The Truth n' Trauma project (TNT) aims to prevent and reduce violence in neighborhoods and communities contiguous to Chicago State University through supporting young people in addressing the impact of trauma on young people and families in their neighborhoods and communities, and developing strategies for trauma and violence prevention and reduction. Three social work faculty, along with faculty from Counseling Psychology and The Department of Communications, Media, Theatre, and Arts (CMAT) were involved in partnering with local agencies to develop this effort. Forty-three youth were selected to work with Chicago State University, and received training on the root causes of violence and community trauma, participatory action research methods, advocacy and leadership skills, and media and arts training. TNT staff believe that youth, in partnership with adult allies, can be active agents in creating and implementing innovative strategies to address the issue of trauma in our community, developing innovative ways to introduce the community and other youth to radical healing . Our mission is to reduce community violence and help heal the exposure to violence through education that liberates and restores the community. TNT encourages youth led, restorative practices with violence affected youth.
For more information related to TNT, contact 773-995-2016 or firstname.lastname@example.org.
A special "thank you" goes out to those that attended our inaugural "Healing Trauma and Restoring Community" conference. Many people were responsible for the success of the gathering, and we look forward to opportunities to partner for the well-being of our youth and communities in the future.
Please look for other events in the future hosted by Chicago State University's Institute for Youth and Community Engagement.
in service and solidarity,
The Healing Trauma and Restoring Community Conference Planning Team
|Knowledge and practice perspectives||Application to the Truth N' Trauma initiative|
|Trauma Training||Engaged youth will receive education and training in a “train-the-trainers” model on the impact of community violence and trauma. Youth will be trained on an age-appropriate model to include psychological first-aid and other evidence-based models, to educate their peers and others concerning trauma, resources to address trauma and prevent violence, and peace-keeping circles.|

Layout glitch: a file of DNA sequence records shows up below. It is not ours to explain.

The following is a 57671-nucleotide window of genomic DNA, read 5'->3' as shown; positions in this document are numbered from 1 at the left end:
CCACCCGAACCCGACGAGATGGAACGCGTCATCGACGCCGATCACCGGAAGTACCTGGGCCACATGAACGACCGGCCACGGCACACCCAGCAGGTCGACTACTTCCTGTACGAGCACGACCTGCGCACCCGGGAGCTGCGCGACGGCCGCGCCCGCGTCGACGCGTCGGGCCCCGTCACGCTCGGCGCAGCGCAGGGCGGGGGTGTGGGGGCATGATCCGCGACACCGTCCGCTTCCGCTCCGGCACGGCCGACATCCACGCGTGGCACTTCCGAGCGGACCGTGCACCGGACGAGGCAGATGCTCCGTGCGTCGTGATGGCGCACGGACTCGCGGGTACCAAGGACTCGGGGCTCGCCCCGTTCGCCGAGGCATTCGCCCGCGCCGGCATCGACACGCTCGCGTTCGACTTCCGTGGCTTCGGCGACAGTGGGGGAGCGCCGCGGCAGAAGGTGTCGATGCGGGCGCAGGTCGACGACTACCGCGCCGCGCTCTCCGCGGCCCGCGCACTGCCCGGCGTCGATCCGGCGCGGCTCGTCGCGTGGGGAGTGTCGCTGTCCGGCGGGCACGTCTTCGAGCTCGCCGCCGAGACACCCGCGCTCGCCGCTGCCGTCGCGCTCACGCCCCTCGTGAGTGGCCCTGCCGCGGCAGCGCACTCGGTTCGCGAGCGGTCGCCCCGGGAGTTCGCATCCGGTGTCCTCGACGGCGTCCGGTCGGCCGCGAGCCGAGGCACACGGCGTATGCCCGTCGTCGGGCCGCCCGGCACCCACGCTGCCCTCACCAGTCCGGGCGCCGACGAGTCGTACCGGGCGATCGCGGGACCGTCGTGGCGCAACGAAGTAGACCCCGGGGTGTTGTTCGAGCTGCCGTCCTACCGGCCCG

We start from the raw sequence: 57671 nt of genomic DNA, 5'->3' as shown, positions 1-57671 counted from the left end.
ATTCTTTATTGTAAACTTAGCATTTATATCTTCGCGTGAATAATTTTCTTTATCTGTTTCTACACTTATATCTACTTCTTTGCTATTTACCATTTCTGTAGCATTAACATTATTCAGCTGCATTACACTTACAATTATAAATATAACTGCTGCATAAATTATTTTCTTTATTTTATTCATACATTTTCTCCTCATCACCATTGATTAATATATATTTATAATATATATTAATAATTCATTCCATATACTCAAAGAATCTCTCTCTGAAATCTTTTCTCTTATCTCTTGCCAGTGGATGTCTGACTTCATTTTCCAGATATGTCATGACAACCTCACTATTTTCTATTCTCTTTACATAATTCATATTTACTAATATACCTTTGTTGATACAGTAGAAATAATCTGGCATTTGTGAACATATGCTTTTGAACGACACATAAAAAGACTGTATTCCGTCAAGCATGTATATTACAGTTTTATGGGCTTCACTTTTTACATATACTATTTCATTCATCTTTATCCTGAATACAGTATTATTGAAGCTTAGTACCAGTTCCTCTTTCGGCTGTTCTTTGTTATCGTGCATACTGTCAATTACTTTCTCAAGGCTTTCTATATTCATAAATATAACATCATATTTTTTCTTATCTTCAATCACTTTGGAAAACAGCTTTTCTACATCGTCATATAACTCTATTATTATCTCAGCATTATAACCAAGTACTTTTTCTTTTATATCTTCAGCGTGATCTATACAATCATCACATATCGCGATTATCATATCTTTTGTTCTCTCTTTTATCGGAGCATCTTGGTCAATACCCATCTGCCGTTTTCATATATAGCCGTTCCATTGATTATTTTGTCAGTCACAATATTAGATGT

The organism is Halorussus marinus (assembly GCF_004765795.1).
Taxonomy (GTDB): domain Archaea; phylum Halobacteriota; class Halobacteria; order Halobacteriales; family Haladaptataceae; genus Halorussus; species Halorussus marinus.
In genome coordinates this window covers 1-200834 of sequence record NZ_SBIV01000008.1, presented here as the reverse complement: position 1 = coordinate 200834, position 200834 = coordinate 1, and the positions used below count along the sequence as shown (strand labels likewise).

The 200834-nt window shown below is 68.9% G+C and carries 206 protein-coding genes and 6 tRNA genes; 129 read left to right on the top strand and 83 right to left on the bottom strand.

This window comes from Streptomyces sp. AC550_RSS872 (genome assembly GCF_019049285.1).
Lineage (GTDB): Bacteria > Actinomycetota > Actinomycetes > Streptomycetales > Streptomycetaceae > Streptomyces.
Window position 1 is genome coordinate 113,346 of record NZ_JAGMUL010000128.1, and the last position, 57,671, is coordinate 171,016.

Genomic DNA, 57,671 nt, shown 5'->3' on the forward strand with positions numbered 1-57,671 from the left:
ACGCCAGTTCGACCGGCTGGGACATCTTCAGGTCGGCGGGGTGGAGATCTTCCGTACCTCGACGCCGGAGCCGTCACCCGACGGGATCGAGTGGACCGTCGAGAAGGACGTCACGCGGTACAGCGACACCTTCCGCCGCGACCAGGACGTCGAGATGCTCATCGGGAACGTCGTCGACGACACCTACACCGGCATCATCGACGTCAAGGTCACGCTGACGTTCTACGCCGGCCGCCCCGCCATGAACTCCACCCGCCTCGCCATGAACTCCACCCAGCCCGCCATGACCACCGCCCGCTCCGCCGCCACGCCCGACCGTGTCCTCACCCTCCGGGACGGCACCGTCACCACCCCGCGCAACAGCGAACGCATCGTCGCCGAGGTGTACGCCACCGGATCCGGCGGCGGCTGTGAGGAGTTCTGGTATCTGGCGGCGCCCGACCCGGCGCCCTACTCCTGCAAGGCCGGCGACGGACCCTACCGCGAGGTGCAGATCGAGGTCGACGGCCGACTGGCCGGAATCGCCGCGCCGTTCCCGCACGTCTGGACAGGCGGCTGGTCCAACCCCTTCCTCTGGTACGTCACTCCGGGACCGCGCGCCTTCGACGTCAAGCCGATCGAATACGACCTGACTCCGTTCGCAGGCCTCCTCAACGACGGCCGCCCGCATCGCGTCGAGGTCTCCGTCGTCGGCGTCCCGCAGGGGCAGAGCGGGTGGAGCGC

|Leadership Skill Development||Youth will attend interactive sessions that focus on personal and collective accountability, emotional development and positive relationship building in and outside of the community. Utilizing a variation of CSU’s evidence based 8th Round life-skills curriculum, which has been, designed to encourage youth to create a culture of respect and responsibility for themselves, others and their community, youth develop their leadership and presentation skills. |
|Restorative practice||Youth will be trained concerning restorative practice theory and methods, including how to conduct and facilitate circle-keeping, small group conferencing, and planning.|
|Community-based research training||Youth will participate in systematically observing, documenting, interpreting, and presenting information related to preventing violence and well-being within their community, including utilizing participatory research methods, photography, and documentary filmmaking. Youth will present all findings in public community forums and will use their presentations as a means of engaging the community in the program and is positive well-being promotion.|
|Media and arts training||Select youth will engage in creating several projects designed to engage young people (and adults) in the overall conversation concerning violence and trauma. Youth will develop a theater production designed to teach the impact of trauma and the importance of preventing violence. Some youth will be involved in a citywide “public service announcement” contest to elicit the best PSA concerning violence and trauma. Other youth will be engaged in co-creating a website that will include podcasts, PSA’s, and a video “uploading” project hosting 3-minute “trauma and resiliency” videos.|